Revelation and Myth

Revelation and Myth[1]

The word revelation simply means an unveiling or the lifting of the veil.  We often use the word in a religious sense as an unveiling of the Uncreated One or the essence we call God, but the word God is a metaphor that points beyond itself to what is beyond and transcends human intelligence.  The word God itself is a revelation because it brings that mystical essence a step closer to our consciousness.  The word God to some degree enables us to communicate with each other about this mystical essence and our experiences of it[2].  We men have been analyzing and refining our knowledge of this Totally Other since the dawn of human consciousness.  Some have even pretended to be that consciousness when men had a corporal view of God.  It was the nation of Israel that first codified that God could not be imaged by the human mind, a revelation which could be traced back to Moses and his encounter with God on the sacred mountain.  The Uncreated One is not a creature that man has the right to name just as Adam named the animals brought before him.  Be careful about speaking of God.

It’s not hard to figure out how revelation worked.  In the past, men experienced the Totally Other in various ways[3].  When they talk to others about their experience there seems to be a thread that connected these experiences, a thread which basically said that there was something beyond the mere physical. Something so lofty that the human mind could not comprehend it.  It was this something that primitive man gave the title God.

This helps us to understand the ancient myths.  Myths mediated the presence of God to mankind through story and poetry.  It was through these forms of mediation that the ground and foundation of All Beings began to reveal himself to mankind.  This is why we see a thread, though sometimes thin, of the same themes in myth and story throughout the world[4].

You could say that the myths were the temples God used as a meeting places with men.  They were the bridge that spanned the chasm between the spiritual and the physical.  Myths are metaphors that come alive in story form.  In the New Testimony, Jesus became the living temple and bridge where man can meet God.  Unfortunately, some men are metaphorically disadvantaged because of their concrete thinking, which came about by a scientism that denies anything other than our sense experiences.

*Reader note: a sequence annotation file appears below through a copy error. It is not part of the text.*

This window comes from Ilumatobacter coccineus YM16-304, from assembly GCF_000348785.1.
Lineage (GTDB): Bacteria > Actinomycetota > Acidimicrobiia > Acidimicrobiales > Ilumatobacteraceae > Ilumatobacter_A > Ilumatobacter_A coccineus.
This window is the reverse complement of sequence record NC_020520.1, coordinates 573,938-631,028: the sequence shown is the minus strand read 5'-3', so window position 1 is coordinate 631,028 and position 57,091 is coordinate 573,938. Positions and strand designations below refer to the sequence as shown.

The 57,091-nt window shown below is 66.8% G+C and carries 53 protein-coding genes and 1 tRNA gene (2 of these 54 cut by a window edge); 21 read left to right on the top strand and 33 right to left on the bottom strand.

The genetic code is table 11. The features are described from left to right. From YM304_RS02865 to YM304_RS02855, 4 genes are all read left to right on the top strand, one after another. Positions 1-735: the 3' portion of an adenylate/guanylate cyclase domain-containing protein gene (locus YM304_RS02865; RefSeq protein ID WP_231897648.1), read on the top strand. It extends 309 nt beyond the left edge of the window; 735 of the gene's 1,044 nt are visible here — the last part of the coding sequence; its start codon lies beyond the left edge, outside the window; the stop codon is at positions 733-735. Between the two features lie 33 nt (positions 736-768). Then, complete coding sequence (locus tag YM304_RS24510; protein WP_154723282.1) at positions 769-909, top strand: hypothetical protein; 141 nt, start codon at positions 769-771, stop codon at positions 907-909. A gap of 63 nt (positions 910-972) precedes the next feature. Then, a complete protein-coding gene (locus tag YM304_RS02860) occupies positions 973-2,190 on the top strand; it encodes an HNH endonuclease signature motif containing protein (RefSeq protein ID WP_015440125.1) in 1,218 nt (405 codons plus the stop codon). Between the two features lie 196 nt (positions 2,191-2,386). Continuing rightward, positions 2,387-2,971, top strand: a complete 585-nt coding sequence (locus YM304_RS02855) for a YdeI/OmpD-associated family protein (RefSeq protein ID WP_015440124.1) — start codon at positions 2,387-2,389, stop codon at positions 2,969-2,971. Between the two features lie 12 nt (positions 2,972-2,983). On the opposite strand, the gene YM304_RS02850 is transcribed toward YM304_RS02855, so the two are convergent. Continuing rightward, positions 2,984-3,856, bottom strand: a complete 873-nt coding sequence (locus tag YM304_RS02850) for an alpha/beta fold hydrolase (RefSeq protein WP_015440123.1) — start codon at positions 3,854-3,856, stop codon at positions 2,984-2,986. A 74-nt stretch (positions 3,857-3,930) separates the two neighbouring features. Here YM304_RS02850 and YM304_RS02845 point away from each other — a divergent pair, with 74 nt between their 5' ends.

What about Jesus and revelation?  Well, Jesus is the image or revelation of God.  He said, “If you have seen me, you have seen the Father.”  The apostle Paul refers to him as “the image of the invisible God.”  Paul goes on to say that God packed into Jesus everything that humans could possibly know about God[5]. So in that sense Jesus is THE revelation of God.  Jesus became a living metaphor that pointed to God. That’s why John could say the word (revelation) became flesh and dwelled among us (John 1:14).  He goes to say, “No one has ever seen God, but God the One and Only, who is at the Father’s side, has made him known.” (John 1:17-18)  The Word, The myths, The Forms and The Archetypes all took on a bodily form in Jesus.  For in Christ all the fullness of the Deity lives in bodily form, and you have been given fullness in Christ, who is the head over every power and authority (Col 2:9-10).

[1][1] Definition of Myth:1 a: a usually Definition of Myth:1 a: a usually traditional story of ostensibly historical events that serves to unfold part of the world view of a people or explain a practice, belief, or natural phenomenon creation myths b: PARABLE, ALLEGORY Moral responsibility is the motif of Plato’s myths.

[2] In his book “The Idea of The Holy: An Inquiry into The Non-Rational Factor in The Idea of The Divine and Its’ Relation to The Rational”, Rudolf Otto gives an excellent overview of these mystical experiences and encounters with the Totally Other.

[3] Hebrews 1:1-3 “In the past God spoke to our forefathers through the prophets at many times and in various ways, but in these last days he has spoken to us by his Son, whom he appointed heir of all things, and through whom he made the universe”.

[4] “The Varieties of Religious Experience” by William James. Also note the works of Joseph Campbell.

[5] “For God was pleased to have all his fullness dwell in him, and through him to reconcile to himself all things, whether things on earth or things in heaven, by making peace through his blood, shed on the cross” (Col 1:18-20).

 

The Voice of God

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The Voice of God